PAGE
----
TN health commissioner says omicron wave starting to plateau

Published: Jan. 22, 2022 at 3:52 PM CST
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MEMPHIS, Tenn. (WMC) - Tennessee’s top health official says the omicron surge is plateauing and declining in certain parts of the state, including Memphis.

But there are other areas in Tennessee where the virus continues to spread at an alarming rate.

Over the past three weeks, the Shelby County Health Department has reported a steady decline in new COVID-19 cases.

The seven-day rolling average is now down to 1,545, the lowest since late December.

And the decline in cases is not limited to Shelby County.

Tennessee Health Commissioner Dr. Lisa Piercey says infections from the omicron variant are also leveling off in other parts of the state, suggesting the fast-spreading variant may be starting to run out of people to infect.

“We are starting to plateau and starting to drop off in our metro areas, so that is a good sign,” said Piercey.

Piercey told state lawmakers cases haven’t yet leveled off in rural areas.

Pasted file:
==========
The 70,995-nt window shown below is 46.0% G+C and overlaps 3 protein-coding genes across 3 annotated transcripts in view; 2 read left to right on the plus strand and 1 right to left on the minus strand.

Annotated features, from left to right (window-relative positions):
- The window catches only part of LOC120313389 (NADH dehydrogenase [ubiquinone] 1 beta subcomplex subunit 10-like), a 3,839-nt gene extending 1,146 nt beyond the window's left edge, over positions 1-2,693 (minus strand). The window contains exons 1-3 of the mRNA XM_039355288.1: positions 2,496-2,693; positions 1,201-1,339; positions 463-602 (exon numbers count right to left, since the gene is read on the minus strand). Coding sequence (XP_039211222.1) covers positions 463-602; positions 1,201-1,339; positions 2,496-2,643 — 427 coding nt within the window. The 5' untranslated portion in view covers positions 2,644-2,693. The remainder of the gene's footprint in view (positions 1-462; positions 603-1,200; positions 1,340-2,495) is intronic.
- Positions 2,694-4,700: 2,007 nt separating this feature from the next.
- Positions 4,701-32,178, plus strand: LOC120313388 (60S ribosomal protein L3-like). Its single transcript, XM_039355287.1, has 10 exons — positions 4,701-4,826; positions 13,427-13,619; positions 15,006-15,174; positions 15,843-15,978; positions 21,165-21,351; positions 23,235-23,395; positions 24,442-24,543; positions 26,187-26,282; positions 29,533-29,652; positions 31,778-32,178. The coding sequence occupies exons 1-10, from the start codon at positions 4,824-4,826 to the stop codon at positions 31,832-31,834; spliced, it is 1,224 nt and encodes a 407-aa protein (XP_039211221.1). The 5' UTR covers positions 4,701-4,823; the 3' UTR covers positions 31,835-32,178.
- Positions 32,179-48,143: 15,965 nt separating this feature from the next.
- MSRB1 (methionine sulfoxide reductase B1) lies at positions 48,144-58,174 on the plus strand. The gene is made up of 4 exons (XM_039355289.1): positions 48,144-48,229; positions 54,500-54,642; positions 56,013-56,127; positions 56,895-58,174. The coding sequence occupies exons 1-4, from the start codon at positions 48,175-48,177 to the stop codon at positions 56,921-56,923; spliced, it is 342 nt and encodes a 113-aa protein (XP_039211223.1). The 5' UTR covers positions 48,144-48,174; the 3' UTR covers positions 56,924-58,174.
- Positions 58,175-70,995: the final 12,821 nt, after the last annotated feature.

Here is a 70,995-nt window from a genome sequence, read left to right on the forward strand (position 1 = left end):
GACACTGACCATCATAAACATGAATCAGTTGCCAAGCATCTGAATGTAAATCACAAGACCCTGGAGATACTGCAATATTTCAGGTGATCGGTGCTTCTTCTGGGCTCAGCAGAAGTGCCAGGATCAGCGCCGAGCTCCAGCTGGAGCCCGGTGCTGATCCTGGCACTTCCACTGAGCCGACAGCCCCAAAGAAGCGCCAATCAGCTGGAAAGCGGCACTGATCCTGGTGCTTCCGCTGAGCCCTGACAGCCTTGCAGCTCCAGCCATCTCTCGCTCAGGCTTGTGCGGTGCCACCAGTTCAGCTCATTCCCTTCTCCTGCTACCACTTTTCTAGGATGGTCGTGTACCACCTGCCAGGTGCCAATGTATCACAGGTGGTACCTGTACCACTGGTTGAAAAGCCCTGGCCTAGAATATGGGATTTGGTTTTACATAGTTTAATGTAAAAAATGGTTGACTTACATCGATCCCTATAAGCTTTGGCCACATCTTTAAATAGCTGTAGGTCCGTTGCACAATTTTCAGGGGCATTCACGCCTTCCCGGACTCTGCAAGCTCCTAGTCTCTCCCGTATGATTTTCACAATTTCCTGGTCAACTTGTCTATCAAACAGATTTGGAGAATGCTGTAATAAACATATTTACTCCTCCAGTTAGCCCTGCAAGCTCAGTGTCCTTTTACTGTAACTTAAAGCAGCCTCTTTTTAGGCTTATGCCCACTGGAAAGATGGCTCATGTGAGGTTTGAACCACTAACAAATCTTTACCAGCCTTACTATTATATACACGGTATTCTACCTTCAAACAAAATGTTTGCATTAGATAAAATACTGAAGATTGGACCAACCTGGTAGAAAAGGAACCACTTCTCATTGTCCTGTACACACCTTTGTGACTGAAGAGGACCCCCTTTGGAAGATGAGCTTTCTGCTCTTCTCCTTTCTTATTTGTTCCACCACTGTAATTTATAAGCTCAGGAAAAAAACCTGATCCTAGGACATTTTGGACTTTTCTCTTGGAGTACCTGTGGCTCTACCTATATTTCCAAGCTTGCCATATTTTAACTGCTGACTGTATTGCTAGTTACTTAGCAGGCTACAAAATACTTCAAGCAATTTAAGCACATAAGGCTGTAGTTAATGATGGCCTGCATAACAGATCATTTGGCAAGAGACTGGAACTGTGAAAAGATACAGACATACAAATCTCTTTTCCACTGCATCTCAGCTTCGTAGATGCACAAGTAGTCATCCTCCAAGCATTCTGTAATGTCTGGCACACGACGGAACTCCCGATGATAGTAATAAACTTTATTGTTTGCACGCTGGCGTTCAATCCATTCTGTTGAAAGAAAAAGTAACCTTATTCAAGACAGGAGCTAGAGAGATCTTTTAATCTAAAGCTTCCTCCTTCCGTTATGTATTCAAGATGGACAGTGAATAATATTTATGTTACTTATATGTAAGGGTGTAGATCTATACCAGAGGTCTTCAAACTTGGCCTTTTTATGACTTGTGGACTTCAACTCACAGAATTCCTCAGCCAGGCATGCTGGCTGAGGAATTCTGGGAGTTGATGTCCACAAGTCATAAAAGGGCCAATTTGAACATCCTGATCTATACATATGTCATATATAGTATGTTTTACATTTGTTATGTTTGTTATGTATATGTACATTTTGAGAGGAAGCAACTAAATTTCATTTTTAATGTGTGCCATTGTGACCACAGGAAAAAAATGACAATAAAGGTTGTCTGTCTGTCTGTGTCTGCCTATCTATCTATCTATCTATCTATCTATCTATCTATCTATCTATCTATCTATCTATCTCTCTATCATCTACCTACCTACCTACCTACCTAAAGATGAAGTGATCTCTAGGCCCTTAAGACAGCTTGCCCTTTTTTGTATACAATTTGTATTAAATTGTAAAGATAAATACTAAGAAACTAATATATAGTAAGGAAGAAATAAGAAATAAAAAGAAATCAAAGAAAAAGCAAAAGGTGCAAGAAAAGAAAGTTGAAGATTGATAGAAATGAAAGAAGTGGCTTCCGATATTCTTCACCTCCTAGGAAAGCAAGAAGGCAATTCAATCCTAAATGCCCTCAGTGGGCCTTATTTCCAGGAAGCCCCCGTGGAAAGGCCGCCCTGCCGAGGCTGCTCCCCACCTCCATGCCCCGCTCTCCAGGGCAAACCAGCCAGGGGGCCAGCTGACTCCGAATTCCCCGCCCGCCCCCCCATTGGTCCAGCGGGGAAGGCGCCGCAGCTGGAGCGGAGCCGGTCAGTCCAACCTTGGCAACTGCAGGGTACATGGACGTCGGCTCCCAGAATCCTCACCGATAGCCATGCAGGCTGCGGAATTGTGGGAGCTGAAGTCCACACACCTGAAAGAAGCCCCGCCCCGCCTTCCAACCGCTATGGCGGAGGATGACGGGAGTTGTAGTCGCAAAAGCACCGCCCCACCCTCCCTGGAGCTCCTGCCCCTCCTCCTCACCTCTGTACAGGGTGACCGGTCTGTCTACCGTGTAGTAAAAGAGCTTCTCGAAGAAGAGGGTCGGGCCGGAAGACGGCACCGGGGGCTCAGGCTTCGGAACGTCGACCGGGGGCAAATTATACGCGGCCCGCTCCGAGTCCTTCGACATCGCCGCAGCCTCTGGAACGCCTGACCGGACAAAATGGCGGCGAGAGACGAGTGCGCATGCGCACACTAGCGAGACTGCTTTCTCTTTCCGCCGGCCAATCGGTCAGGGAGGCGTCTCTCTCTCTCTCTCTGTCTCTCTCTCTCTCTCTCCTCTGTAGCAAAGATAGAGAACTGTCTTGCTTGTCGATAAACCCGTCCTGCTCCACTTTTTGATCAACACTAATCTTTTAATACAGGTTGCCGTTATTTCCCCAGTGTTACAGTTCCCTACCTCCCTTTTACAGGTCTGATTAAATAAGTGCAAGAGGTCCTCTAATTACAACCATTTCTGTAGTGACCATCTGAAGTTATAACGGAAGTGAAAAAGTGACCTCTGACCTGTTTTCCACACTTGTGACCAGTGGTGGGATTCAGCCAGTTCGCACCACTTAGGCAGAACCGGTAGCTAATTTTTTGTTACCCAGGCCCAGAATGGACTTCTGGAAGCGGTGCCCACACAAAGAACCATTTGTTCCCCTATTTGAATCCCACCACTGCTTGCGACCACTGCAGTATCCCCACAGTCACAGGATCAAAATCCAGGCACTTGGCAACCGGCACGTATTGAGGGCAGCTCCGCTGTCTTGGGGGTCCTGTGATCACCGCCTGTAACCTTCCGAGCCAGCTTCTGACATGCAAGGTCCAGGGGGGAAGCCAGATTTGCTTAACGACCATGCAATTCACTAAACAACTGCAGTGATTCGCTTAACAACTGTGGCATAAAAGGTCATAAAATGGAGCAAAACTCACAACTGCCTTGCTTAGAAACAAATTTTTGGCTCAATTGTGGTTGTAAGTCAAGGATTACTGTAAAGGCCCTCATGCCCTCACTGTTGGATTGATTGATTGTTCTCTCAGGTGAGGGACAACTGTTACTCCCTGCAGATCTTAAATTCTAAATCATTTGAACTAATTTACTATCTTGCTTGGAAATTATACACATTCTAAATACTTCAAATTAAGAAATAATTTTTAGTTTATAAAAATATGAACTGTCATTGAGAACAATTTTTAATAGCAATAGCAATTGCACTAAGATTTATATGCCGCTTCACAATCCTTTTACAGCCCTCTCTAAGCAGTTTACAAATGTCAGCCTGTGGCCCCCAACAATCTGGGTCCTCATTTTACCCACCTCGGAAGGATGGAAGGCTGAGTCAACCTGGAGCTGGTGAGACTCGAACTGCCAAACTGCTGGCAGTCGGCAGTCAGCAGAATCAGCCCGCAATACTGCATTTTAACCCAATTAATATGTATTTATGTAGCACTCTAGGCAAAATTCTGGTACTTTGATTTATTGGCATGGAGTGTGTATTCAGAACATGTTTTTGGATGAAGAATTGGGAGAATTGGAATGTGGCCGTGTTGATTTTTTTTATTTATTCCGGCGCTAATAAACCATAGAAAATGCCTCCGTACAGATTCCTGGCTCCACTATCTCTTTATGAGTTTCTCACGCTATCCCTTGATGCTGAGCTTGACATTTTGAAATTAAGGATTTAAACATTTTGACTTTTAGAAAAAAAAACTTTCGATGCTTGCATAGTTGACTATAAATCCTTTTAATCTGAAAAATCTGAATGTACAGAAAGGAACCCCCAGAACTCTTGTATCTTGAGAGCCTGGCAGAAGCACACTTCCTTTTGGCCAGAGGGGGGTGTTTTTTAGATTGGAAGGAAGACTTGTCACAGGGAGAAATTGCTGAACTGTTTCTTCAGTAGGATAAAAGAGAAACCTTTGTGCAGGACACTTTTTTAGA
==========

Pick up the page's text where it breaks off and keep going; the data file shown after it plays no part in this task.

For instance, while the weekly positive rate in Shelby County has fallen to 35.2%, it remains at 41.3% in Tipton County and 41.2% in Fayette County, according to data from the Tennessee Department of Health.

“Our rural areas aren’t quite there yet,” said Piercey. “But historically speaking, whenever we’ve seen these patterns with case trends, the rural areas generally follow in a week or two, sometimes three weeks later.”

Hospitalizations have also started to plateau in cities like Memphis, but the number of people hospitalized remains relatively high.

Hospitalizations also remain at or near record levels in Arkansas and Mississippi.

That’s why public officials and health leaders continue to urge people to get vaccinated and boosted.

Barbara Hagee rolled up her sleeves Saturday and got her booster shot at a popup vaccine clinic in Raleigh.

“It was good. It was great. It didn’t hurt. I didn’t feel anything,” she said.

She says part of the reason why she wanted to get boosted was to protect her granddaughter, who has cystic fibrosis.

“So we’re very cautious about keeping ourselves [safe], no viruses, anything that we could possibly attach to her, so we’re doing what we can,” said Hagee.

As previous waves have shown, COVID-19 can be unpredictable, which is why health leaders want people to protect themselves and others.

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